Good ole’ Webster defines random as, “lacking a definite plan, purpose, or pattern– made, done, or chosen at random.” I know random. It’s how I live my life. When I have a day to myself, I prefer to go off on a whim. I do make lists, but it’s a rare treat when I cross something out and usually I’ve scribbled my loose intentions in a slant on a napkin or a grocery receipt which I stuff somewhere. Occasionally, I find a nest of scraps and they’re only marginally comprehensible. It’s a challenge for me to put out persistent, concerted effort to acquire a skill of any kind. Putting my keys in the same place twice is a major accomplishment. Routine is not on my non-existent agenda. At a certain point in our family life, my husband stated that we would each have our own particular seat at the dinner table. I bulked. I already felt organized. I told him I wasn’t in kindergarten anymore. Left on my own, I wouldn’t even eat at set times, but forage throughout the day, nibbling on bits of whatever it is I’m craving at the moment. My kids love this about me. Once when my husband was working late, my youngest daughter walked by and asked, “what’s for supper” as children often do. Without looking up, I said, “Halloween candy.” Later, that same daughter pranced past with chocolate smeared all over her beaming face. “This is the best day ever,” she cried.

Have you ever lived with a random person? Did you find them charming or exasperating? If you asked my husband, he wouldn’t describe my randomness as a kindnesschild-3858368_1280positive attribute. Can he rely on me? Yes and no. Can he predict my behavior? He’s given that up for health reasons. Does he find me interesting, amusing, or exciting, like an obscure, odd, colorful bird? An Emphatic Yes. So, random can be eye-opening and curious, but mostly it’s sporadic (“no plan, purpose or pattern”). I’m not saying it isn’t important for us to watch for those one-time opportunities to meet the small needs of people we encounter as we go about our day, but what if nothing presents itself? Am I off the hook? How many random acts of kindness do I need to accumulate in a day to really feel good about myself? I don’t want to make it a habit, do I?

Yes, I do. Kindness is not simply an act, but a way of being. It overflows from a loving, thankful heart. It often requires a sacrifice and it should be performed gladly without expectation. It’s not to be kept inside and doled out in a miserly fashion whenever it’s convenient or we feel up to it. It’s not enough to only show kindness one designated day kindnesstrabi-328402_1280or week of the year. The expression of kindness shouldn’t be limited to strangers or old people or street folk, but it should be given freely and lavishly. Spontaneous is good, but deliberate and thoughtful is better. Write a well-crafted love letter. Throw an elegant birthday party. Volunteer to be a Stem Cell donor. Use your skills to enrich the lives of others. Commit intentional, regular, meaningful acts of kindness. Become an expert and you will alter the world one kindness at a time.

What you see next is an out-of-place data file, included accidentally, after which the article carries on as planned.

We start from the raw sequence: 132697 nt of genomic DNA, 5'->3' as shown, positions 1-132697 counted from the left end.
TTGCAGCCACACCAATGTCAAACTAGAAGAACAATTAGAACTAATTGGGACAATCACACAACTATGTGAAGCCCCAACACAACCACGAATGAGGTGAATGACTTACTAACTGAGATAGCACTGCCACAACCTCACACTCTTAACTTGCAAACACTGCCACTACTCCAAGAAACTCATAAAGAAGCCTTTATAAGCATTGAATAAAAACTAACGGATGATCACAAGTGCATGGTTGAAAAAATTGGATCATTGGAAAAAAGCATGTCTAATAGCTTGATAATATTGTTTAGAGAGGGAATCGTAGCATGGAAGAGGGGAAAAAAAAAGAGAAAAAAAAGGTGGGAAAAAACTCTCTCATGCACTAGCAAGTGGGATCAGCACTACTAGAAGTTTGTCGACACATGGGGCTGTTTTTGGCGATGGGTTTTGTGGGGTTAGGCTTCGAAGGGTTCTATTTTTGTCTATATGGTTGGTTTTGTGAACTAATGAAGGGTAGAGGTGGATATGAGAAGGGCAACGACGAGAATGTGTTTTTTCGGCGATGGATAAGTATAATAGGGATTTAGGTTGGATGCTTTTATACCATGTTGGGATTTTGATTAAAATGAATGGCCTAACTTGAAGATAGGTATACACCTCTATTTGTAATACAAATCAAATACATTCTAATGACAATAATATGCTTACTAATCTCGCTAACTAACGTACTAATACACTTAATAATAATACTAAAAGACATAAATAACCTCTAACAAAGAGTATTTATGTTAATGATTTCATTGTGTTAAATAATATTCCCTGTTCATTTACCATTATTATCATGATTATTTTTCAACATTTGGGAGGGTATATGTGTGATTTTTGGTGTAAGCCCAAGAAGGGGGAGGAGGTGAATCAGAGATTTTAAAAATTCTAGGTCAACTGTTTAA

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Unearth the Bowl

We bought a bowl once. It’s a shiny gold with vibrant splashes of red, green, blue and orange and we thought it would make a striking centerpiece for our table. We did not, at the time, consider what, if anything, we would put in it. Nor did we consider how much an empty bowl might beckon us to fill it. I’m ashamed to say this beautiful bowl has become a bowl for bills; piles of important papers now cascade from it completely blotting out the original reason for which it was purchased. Now instead of looking at the beautiful bowl and experiencing joy, I look at a bowl of bills and feel frustrated, worried, and depressed.
Continue reading “Unearth the Bowl”

See if I Care

I lost something recently that I cherished. No, there’s been no death in my family. I like to use big words and have a tendency to exaggerate. I lost pictures I’d taken on my holidays, pictures I’d admired and played with and hoped to share on Instagram, probably 500 of them. I went on a hike to a lake this summer and impulsively took my phone, the keeper of my precious pictures, on a swim and, nope, I didn’t have them backed up. My phone is dead, blank, unyielding, even though I smothered it in quinoa, rice, and silica crystals, took it in to have it checked out by people who know more about phones than I, stroked it and prayed over it. I’m still praying, but to date, sadly, there’s been no resurrection.
Continue reading “See if I Care”

A Poem For Starters

It’s never too late to start over

No matter the day or the hour

To change one’s mind is not a crime

If something isn’t working

Then

It begs that one begin again

Barreling head long toward some lofty plan

Can mean the end of one’s self

rather than the end one intended to pursue

Start anew

Pause and ponder

Gain some fresh perspective at an intermediate juncture

Recognize and titter at your blunders

Take a new tact or commit to stay the course

For more effective progress can be realized in repose

And a thoughtful journey does a better outcome make

So

Stop

Take your time

Take a breath

Take a good, hard look

Take a break

It’s never too late to start over

 

Posts come out every Monday morning, a poem every third Monday. Scroll down to the bottom of the page to receive notifications of my posts via email. Follow me on Instagram username: pollyeloquent. Thanks for reading. 🙂